Centers for Diseases Control and Prevention
      From March through July 2020, video technology was used for 43 contact tracing investigations by OMT. These investigations revealed 306 and 417 close contacts for employee and residents respectively. Total cumulative hours of video footage reviewed were 484 hours. We actively identified resident and employee cases by reviewing residents sick call notes, testing either during point prevalence studies, when symptomatic, or after exposure, which meant that occasionally, individuals were tested multiple times. Primary attack rates were calculated by dividing the number of infected individuals by the population at risk. When one of the residential units had a cluster of infections, the team was able to identify the source by reviewing video footage. By using contact tracing, the team was able to identify any employees who had close contacts with residents. All residents exposed to an infected employee were tested to determine the secondary attack rate. The primary and secondary attack rates for residents were 5.4% and 2.9% compared with 7.2% and undetermined for employees. The secondary attack rate for employees could not be determined for the following reasons: Employees could be close contacts to other employees and their own household members simultaneously making the exact source of infection difficult to determine, the temporal nature of COVID-19, disease incidence pattern, asymptomatic carriage, and widespread community transmission. As a result of these investigations, cumulative number of medical isolation days for infected employees and residents were 602 and 314 compared with number of quarantine days for close contacts of 3,060 and 4,170, respectively. The high rates of employee absenteeism because of isolation and quarantine days made it necessary to hire temporary employees from an external agency to meet the acute staffing needs. The number of SARS-COV-2 reverse transcription–polymerase chain reaction (RT-PCR) tests obtained because of contact tracing and point surveillance studies for employees and residents was 800 and 917 (Table 1).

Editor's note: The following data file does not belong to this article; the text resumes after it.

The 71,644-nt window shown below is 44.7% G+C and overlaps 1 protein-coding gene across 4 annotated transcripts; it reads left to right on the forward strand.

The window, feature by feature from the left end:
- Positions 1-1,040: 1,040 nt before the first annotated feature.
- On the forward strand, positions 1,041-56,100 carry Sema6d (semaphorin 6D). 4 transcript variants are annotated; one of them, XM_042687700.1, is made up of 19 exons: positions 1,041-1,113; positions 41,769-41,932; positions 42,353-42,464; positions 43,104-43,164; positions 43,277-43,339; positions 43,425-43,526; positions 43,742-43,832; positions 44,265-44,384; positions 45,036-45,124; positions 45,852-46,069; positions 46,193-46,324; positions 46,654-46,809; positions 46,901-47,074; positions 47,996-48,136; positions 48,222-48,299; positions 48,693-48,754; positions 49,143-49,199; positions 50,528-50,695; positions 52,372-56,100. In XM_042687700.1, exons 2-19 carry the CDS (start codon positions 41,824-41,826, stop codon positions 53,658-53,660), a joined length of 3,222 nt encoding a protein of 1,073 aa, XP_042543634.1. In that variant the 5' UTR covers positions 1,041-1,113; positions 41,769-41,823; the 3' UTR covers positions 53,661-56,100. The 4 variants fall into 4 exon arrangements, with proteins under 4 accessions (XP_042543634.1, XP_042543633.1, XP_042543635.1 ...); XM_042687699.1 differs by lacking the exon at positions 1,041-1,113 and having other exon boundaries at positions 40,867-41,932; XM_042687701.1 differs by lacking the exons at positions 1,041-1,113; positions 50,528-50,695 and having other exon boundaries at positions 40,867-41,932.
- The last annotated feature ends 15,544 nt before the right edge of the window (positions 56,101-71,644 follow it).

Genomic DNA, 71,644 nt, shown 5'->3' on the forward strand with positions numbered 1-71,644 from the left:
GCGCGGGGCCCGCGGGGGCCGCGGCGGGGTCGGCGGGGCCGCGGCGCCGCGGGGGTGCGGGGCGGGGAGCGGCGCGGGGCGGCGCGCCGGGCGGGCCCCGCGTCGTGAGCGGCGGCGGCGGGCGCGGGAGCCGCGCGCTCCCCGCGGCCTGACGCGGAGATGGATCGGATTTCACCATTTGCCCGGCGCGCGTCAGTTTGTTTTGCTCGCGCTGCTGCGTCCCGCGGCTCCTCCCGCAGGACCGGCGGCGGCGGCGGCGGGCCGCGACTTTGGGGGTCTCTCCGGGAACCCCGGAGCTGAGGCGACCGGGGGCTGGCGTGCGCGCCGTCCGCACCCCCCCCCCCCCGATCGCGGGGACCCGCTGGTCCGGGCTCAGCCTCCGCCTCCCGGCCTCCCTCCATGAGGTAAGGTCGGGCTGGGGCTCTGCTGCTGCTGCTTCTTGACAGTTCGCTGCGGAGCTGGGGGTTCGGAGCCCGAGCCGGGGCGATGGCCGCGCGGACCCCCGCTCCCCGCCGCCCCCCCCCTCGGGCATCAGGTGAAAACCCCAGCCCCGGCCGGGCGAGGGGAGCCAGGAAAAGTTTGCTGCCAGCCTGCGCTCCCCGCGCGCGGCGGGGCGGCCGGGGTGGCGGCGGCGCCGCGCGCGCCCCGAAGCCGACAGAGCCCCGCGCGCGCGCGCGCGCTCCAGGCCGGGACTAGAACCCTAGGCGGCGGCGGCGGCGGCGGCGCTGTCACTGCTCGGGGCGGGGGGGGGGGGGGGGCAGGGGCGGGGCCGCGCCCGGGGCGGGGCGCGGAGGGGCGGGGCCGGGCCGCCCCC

Fig 1
      Fig 1.Outbreak management workflow. Case: Employee or resident with a positive test for SARS-CoV-2, the virus that causes COVID-19, by reverse transcription–polymerase chain reaction (RT-PCR). Close contact: Any individual within 6 feet of an infected employee or resident for at least 15 minutes
      Table 1.Characteristics and outcome of OMT investigations
      CharacteristicsEmployee (N = 601)Resident (N = 505)
      Age (Mean (SD))41 (11)17 (12)
      Number of laboratory confirmed SAR-COV-2 Infections (N)4327
      Newly admitted cohort = 19 General population = 8.
      Number of SAR-COV-2 RT-PCR tests completed (N)800917
      Positivity rate5.4%2.9%
      Primary attack rate7.2%5.4%
      Secondary attack rate
      Could not be determined because of temporal nature of disease and widespread community infection; Positivity rate = Total number of positive test/Total number of tests; Primary attack rate= Total of positive test/total number of people tested; Secondary attack rate = Number of infections from primary case.
      2.0%
      Number of close contacts identified (N)306417
      Cumulative medical isolation days (N)602314
      Cumulative quarantine days (N)3,0604,170